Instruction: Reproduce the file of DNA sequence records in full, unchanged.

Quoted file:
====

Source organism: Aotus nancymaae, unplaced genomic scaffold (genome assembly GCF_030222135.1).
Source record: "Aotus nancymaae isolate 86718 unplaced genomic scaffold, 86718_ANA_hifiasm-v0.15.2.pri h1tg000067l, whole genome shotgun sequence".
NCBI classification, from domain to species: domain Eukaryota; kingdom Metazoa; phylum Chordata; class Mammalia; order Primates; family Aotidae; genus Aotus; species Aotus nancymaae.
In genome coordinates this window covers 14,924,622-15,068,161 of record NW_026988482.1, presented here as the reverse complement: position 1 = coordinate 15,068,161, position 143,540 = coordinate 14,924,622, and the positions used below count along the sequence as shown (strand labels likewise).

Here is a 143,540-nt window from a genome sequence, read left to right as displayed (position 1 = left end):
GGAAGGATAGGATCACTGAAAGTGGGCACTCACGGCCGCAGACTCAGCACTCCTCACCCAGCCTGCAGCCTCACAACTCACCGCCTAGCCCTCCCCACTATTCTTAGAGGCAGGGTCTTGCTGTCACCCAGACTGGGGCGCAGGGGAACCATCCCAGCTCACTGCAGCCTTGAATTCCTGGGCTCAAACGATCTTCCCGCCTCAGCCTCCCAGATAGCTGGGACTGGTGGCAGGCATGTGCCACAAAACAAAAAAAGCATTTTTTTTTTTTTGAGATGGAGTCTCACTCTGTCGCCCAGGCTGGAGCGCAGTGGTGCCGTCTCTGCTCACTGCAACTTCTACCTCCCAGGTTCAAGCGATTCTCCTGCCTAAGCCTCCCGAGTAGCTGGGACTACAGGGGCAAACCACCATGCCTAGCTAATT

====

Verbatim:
Source organism: Aotus nancymaae, unplaced genomic scaffold (genome assembly GCF_030222135.1).
Source record: "Aotus nancymaae isolate 86718 unplaced genomic scaffold, 86718_ANA_hifiasm-v0.15.2.pri h1tg000067l, whole genome shotgun sequence".
NCBI classification, from domain to species: domain Eukaryota; kingdom Metazoa; phylum Chordata; class Mammalia; order Primates; family Aotidae; genus Aotus; species Aotus nancymaae.
In genome coordinates this window covers 14,924,622-15,068,161 of record NW_026988482.1, presented here as the reverse complement: position 1 = coordinate 15,068,161, position 143,540 = coordinate 14,924,622, and the positions used below count along the sequence as shown (strand labels likewise).

Here is a 143,540-nt window from a genome sequence, read left to right as displayed (position 1 = left end):
GGAAGGATAGGATCACTGAAAGTGGGCACTCACGGCCGCAGACTCAGCACTCCTCACCCAGCCTGCAGCCTCACAACTCACCGCCTAGCCCTCCCCACTATTCTTAGAGGCAGGGTCTTGCTGTCACCCAGACTGGGGCGCAGGGGAACCATCCCAGCTCACTGCAGCCTTGAATTCCTGGGCTCAAACGATCTTCCCGCCTCAGCCTCCCAGATAGCTGGGACTGGTGGCAGGCATGTGCCACAAAACAAAAAAAGCATTTTTTTTTTTTTGAGATGGAGTCTCACTCTGTCGCCCAGGCTGGAGCGCAGTGGTGCCGTCTCTGCTCACTGCAACTTCTACCTCCCAGGTTCAAGCGATTCTCCTGCCTAAGCCTCCCGAGTAGCTGGGACTACAGGGGCAAACCACCATGCCTAGCTAATT